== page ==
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In the litigation following the destruction of the fourth largest securities firm, Lehman Brothers, some weird and wonderful stories have emerged. In cases such as the litigation around Lehman Brothers' demise, one of the key questions is always, "who know what, when?" It is rarely easy for the attorneys reviewing the literally millions of pages of emails, reports and other documents to find evidence of that crucial question. Well, one man has found a way.
According to Bloomberg news, Anton Valukas is the bankruptcy examiner in charge of discovering who knew about what risks at what time and then ignored that knowledge, leading to the demise of Lehman Bros. But how to sort through 34 million pages of documents? You use your head. And your search terms.
Twenty lawyers at the Chicago-based law firm Valukas chairs, Jenner & Block, were told to sit down in a conference room and figure out how to search the documents for what they needed, being "as imaginative as you can." The search terms the gang of 20 came up with proved quite useful, and future captains of finance should take note to avoid using same: "just between us," "discuss," "big trouble," "risk," "concern" and all-time greats, "too late," and "stupid."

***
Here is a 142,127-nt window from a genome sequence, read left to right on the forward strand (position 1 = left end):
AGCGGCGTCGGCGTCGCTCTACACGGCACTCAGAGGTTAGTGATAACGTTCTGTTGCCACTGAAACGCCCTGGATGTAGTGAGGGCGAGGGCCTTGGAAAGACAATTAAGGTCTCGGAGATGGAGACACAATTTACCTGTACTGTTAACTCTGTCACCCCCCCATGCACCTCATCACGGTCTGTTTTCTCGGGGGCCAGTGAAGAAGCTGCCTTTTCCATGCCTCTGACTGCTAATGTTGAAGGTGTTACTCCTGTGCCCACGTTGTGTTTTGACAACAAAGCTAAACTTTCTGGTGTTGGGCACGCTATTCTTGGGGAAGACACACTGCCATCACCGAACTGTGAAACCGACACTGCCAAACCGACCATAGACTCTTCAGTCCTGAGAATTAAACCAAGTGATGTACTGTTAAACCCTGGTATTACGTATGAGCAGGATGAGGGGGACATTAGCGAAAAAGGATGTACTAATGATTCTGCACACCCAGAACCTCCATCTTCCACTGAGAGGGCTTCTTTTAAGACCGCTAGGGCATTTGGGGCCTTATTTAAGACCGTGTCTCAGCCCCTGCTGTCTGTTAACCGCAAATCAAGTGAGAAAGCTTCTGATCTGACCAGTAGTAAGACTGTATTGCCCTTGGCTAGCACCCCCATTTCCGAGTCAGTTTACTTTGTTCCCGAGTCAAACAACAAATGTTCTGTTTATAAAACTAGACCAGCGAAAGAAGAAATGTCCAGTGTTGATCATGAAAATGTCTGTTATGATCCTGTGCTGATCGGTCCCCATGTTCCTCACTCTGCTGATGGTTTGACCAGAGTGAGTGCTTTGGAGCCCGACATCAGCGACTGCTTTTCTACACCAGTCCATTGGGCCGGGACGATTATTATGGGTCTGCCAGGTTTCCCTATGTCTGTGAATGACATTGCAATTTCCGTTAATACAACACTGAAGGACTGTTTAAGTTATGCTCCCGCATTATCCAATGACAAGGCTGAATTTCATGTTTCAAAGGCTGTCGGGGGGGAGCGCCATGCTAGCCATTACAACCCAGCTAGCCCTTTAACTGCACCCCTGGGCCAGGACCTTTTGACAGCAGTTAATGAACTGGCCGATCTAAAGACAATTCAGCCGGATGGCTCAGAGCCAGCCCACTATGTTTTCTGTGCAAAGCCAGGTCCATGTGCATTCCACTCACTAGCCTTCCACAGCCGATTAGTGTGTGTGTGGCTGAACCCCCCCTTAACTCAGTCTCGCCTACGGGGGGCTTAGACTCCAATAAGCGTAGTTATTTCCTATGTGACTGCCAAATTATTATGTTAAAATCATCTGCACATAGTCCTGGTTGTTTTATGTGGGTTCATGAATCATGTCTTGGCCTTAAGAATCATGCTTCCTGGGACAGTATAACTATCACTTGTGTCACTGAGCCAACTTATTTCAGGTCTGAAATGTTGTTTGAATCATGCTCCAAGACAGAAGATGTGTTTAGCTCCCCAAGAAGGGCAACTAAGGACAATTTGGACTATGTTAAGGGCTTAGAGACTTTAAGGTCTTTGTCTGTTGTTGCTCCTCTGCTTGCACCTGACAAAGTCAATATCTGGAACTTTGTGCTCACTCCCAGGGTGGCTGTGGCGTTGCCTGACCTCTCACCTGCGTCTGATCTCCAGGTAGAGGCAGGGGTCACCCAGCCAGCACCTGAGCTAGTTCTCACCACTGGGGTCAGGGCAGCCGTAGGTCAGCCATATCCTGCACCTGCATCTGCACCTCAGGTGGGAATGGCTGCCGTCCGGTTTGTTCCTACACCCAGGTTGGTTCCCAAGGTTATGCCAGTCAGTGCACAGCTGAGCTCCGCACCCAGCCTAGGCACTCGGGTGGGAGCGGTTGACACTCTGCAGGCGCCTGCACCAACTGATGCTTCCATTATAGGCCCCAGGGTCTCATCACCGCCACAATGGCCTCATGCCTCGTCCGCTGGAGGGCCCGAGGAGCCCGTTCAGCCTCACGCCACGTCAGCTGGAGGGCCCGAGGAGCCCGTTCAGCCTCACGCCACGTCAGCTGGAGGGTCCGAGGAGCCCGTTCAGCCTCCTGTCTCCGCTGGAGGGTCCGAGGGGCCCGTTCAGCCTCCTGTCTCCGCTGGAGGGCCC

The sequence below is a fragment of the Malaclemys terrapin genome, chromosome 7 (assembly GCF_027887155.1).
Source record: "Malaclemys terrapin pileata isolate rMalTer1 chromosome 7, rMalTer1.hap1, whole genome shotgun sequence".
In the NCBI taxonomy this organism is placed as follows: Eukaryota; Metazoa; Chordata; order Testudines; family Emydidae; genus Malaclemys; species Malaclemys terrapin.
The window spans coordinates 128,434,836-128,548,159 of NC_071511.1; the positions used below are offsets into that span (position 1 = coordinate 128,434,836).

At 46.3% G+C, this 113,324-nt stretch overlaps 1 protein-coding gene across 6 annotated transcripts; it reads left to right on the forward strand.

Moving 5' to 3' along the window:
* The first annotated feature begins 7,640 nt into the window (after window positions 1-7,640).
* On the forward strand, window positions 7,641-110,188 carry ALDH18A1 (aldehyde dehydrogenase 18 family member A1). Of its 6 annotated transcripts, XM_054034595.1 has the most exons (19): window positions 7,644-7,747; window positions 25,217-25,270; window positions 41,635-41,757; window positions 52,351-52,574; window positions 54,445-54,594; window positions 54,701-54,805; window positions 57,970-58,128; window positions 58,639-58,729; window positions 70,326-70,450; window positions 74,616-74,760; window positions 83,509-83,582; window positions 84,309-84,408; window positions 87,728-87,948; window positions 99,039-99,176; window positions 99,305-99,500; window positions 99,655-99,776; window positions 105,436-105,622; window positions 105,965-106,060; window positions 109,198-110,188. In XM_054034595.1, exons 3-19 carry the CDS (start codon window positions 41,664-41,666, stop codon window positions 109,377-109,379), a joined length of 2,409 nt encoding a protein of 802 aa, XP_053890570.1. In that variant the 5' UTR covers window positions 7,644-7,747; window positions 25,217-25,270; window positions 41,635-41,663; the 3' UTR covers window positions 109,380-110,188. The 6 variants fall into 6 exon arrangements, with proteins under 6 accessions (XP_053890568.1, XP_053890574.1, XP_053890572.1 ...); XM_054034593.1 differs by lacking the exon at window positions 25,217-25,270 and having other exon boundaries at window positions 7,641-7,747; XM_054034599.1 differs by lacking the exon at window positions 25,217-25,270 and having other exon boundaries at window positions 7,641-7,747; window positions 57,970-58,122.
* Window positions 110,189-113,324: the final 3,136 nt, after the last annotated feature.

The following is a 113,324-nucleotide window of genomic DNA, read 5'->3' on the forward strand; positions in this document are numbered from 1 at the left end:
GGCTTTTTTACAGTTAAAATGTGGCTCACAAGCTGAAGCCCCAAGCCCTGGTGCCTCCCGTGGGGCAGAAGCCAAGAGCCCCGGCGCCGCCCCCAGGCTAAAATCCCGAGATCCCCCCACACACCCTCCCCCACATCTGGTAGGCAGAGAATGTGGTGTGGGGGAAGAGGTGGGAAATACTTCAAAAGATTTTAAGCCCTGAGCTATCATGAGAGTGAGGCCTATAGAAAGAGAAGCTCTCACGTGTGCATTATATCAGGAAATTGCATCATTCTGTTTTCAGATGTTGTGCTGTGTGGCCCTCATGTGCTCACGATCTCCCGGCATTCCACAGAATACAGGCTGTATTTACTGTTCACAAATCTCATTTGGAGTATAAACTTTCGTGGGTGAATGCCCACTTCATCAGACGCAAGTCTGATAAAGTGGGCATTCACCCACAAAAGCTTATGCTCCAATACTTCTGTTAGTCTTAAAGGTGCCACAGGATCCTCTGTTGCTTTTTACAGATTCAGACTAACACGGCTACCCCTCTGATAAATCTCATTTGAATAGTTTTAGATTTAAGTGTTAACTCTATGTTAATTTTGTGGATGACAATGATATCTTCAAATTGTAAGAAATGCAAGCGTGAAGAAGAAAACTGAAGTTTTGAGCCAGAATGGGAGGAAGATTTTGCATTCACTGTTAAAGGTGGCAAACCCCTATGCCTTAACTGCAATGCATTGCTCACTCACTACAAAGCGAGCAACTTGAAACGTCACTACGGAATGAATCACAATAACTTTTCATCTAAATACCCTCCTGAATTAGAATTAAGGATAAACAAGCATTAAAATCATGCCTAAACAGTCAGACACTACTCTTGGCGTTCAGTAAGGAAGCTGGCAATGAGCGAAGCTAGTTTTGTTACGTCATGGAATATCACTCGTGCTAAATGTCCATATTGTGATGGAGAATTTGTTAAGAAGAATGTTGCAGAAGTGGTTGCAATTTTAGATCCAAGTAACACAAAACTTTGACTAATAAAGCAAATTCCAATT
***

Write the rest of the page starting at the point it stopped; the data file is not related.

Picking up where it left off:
Of course the term "stupid" showed up in one of the most prescient emails, from the then head of fixed income at Lehman, Roger Nagioff, to David Goldfarb, Lehman's former chief strategy officer. "I am probably 3 months too late in the job," Nagioff wrote to Goldfarb on June 26, 2007. "A big deal got pulled today and others are being restructured down ... we are probably going to get punished for our stupidity."
Many of the communications flowing from Lehman executives including Chief Executive Officer Richard "Dick" Fuld, were the focus of Anton Valukas' 2,200 page report, now being used in at least three lawsuits against the former CEO and other Lehman executives.
Why are such communications important to the lawsuit? Peter Henning, a former SEC lawyer who now teaches at Wayne State University Law School in Detroit, explained it to Bloomberg like this: "What investigators are looking for is any turn of phrase that can give them insight into what people were thinking at that time. That can be valuable because emails are real-time and often unfiltered and can help to establish intent."
Especially when the intent, and the outcome are, well ... stupid.
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